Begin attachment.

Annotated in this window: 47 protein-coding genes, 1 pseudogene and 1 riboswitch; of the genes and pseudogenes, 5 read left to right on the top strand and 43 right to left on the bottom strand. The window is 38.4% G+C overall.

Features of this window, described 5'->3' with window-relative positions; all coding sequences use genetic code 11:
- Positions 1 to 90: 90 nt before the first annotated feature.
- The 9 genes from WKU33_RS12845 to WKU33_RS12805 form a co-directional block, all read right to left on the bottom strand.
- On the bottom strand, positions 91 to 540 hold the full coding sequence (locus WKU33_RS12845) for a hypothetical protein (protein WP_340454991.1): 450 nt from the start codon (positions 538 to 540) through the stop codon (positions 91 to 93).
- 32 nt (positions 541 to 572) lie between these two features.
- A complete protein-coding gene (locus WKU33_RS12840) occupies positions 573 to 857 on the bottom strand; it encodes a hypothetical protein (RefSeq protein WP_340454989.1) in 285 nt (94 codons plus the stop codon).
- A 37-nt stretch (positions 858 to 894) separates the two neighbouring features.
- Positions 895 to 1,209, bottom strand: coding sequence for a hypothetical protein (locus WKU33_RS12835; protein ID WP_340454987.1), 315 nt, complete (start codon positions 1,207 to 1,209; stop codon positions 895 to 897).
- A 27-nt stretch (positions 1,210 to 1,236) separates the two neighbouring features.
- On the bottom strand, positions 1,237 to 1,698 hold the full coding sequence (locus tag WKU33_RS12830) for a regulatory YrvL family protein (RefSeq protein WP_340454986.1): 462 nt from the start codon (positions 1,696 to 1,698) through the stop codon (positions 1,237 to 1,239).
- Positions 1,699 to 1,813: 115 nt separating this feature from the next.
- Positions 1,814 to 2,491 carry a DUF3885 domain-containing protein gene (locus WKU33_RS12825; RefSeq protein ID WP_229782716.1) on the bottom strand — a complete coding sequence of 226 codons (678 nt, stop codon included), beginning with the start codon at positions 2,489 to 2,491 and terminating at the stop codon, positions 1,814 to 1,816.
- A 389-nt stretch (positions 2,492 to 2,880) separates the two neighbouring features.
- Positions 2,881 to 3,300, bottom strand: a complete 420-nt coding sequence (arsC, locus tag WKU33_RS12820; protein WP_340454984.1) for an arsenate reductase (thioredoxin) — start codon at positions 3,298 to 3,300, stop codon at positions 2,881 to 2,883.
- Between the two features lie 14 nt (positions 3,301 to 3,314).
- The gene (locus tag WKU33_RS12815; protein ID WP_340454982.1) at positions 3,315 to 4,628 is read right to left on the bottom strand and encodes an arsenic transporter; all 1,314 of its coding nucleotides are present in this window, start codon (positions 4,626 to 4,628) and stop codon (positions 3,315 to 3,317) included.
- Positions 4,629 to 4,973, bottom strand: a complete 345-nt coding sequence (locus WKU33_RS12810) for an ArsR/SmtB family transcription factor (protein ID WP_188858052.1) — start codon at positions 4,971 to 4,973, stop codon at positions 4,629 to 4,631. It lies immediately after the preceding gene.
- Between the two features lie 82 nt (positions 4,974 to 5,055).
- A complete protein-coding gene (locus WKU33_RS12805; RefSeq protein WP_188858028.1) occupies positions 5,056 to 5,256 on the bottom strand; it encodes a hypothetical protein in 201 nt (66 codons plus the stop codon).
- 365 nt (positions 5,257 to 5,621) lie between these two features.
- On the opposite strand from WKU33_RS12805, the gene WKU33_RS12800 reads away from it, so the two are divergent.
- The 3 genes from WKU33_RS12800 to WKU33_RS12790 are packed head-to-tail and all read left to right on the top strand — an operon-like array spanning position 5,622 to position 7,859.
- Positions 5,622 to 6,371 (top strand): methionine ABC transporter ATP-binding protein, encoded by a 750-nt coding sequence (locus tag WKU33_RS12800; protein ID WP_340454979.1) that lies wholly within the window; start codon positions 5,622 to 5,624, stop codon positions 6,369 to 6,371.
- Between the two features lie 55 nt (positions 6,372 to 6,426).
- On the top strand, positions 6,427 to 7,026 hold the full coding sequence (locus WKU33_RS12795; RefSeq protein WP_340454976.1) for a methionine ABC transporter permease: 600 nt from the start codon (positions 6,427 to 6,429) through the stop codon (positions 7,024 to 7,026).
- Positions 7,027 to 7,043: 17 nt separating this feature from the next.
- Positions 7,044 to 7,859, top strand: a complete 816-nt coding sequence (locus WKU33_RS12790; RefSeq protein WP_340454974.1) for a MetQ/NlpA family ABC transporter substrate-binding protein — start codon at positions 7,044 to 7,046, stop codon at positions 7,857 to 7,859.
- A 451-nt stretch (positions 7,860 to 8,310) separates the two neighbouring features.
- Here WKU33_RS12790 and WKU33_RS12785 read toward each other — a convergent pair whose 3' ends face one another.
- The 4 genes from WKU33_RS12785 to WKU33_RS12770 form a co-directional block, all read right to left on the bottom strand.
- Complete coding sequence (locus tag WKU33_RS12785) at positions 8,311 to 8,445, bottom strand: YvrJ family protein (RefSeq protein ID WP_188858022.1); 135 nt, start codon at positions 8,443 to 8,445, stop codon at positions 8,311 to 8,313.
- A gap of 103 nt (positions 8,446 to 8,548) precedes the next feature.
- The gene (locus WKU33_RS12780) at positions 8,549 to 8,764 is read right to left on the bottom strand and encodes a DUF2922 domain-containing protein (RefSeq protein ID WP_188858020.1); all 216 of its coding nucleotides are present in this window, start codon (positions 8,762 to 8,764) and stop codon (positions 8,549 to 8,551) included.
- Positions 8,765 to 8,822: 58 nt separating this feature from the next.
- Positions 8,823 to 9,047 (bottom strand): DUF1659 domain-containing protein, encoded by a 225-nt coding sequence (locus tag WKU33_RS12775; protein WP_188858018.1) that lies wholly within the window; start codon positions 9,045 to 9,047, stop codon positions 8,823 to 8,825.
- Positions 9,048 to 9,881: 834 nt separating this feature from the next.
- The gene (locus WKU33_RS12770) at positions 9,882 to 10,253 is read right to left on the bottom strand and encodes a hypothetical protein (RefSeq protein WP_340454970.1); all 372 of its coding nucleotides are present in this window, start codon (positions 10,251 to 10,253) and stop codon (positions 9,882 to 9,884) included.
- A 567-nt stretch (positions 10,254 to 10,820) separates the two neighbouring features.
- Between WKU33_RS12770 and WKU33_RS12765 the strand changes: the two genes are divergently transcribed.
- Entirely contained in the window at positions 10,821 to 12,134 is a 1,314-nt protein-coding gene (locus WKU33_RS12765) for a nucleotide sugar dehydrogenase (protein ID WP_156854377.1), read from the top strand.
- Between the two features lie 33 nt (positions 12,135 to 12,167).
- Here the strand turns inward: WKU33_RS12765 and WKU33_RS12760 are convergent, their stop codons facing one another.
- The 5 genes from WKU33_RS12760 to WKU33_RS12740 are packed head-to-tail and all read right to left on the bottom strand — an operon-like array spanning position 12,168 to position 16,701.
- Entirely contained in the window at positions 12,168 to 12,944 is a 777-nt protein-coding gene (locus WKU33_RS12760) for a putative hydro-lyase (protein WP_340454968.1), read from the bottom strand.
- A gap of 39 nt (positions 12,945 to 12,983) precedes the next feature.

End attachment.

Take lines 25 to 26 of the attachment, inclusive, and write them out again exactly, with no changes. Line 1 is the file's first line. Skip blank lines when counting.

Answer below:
- Between the two features lie 55 nt (positions 6,372 to 6,426).
- On the top strand, positions 6,427 to 7,026 hold the full coding sequence (locus WKU33_RS12795; RefSeq protein WP_340454976.1) for a methionine ABC transporter permease: 600 nt from the start codon (positions 6,427 to 6,429) through the stop codon (positions 7,024 to 7,026).